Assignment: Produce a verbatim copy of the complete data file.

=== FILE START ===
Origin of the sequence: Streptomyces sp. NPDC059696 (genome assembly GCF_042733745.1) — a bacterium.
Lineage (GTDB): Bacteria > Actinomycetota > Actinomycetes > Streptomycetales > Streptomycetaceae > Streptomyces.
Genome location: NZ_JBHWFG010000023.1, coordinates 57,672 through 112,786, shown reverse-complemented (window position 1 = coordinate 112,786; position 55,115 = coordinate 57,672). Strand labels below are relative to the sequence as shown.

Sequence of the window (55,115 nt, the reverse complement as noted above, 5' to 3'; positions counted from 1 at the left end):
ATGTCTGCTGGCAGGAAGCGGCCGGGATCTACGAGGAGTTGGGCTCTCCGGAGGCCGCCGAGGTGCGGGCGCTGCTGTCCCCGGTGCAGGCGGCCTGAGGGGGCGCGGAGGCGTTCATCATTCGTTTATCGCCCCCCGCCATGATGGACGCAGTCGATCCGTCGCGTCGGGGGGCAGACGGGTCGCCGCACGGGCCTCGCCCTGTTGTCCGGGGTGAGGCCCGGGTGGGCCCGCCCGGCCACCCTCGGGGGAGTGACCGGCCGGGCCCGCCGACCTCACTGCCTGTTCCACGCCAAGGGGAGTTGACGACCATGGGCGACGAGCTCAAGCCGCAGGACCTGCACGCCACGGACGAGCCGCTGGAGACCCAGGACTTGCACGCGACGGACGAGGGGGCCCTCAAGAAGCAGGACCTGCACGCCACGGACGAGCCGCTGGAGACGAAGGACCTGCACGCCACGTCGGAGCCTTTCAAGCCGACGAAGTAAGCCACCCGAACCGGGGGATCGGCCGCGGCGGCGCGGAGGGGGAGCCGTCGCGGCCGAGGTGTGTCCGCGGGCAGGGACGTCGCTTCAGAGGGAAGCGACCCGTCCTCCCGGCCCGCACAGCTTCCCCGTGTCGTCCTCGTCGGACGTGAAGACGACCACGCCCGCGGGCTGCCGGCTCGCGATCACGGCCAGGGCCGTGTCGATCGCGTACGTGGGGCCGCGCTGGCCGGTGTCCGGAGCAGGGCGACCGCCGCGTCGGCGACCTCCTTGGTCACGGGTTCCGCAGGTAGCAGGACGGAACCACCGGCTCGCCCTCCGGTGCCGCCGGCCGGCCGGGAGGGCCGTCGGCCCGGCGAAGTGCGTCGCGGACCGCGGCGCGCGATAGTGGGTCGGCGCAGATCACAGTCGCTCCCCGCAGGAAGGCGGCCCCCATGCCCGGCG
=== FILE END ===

Origin of the sequence: Streptomyces sp. NPDC059696 (genome assembly GCF_042733745.1) — a bacterium.
Lineage (GTDB): Bacteria > Actinomycetota > Actinomycetes > Streptomycetales > Streptomycetaceae > Streptomyces.
Genome location: NZ_JBHWFG010000023.1, coordinates 57,672 through 112,786, shown reverse-complemented (window position 1 = coordinate 112,786; position 55,115 = coordinate 57,672). Strand labels below are relative to the sequence as shown.

Sequence of the window (55,115 nt, the reverse complement as noted above, 5' to 3'; positions counted from 1 at the left end):
ATGTCTGCTGGCAGGAAGCGGCCGGGATCTACGAGGAGTTGGGCTCTCCGGAGGCCGCCGAGGTGCGGGCGCTGCTGTCCCCGGTGCAGGCGGCCTGAGGGGGCGCGGAGGCGTTCATCATTCGTTTATCGCCCCCCGCCATGATGGACGCAGTCGATCCGTCGCGTCGGGGGGCAGACGGGTCGCCGCACGGGCCTCGCCCTGTTGTCCGGGGTGAGGCCCGGGTGGGCCCGCCCGGCCACCCTCGGGGGAGTGACCGGCCGGGCCCGCCGACCTCACTGCCTGTTCCACGCCAAGGGGAGTTGACGACCATGGGCGACGAGCTCAAGCCGCAGGACCTGCACGCCACGGACGAGCCGCTGGAGACCCAGGACTTGCACGCGACGGACGAGGGGGCCCTCAAGAAGCAGGACCTGCACGCCACGGACGAGCCGCTGGAGACGAAGGACCTGCACGCCACGTCGGAGCCTTTCAAGCCGACGAAGTAAGCCACCCGAACCGGGGGATCGGCCGCGGCGGCGCGGAGGGGGAGCCGTCGCGGCCGAGGTGTGTCCGCGGGCAGGGACGTCGCTTCAGAGGGAAGCGACCCGTCCTCCCGGCCCGCACAGCTTCCCCGTGTCGTCCTCGTCGGACGTGAAGACGACCACGCCCGCGGGCTGCCGGCTCGCGATCACGGCCAGGGCCGTGTCGATCGCGTACGTGGGGCCGCGCTGGCCGGTGTCCGGAGCAGGGCGACCGCCGCGTCGGCGACCTCCTTGGTCACGGGTTCCGCAGGTAGCAGGACGGAACCACCGGCTCGCCCTCCGGTGCCGCCGGCCGGCCGGGAGGGCCGTCGGCCCGGCGAAGTGCGTCGCGGACCGCGGCGCGCGATAGTGGGTCGGCGCAGATCACAGTCGCTCCCCGCAGGAAGGCGGCCCCCATGCCCGGCG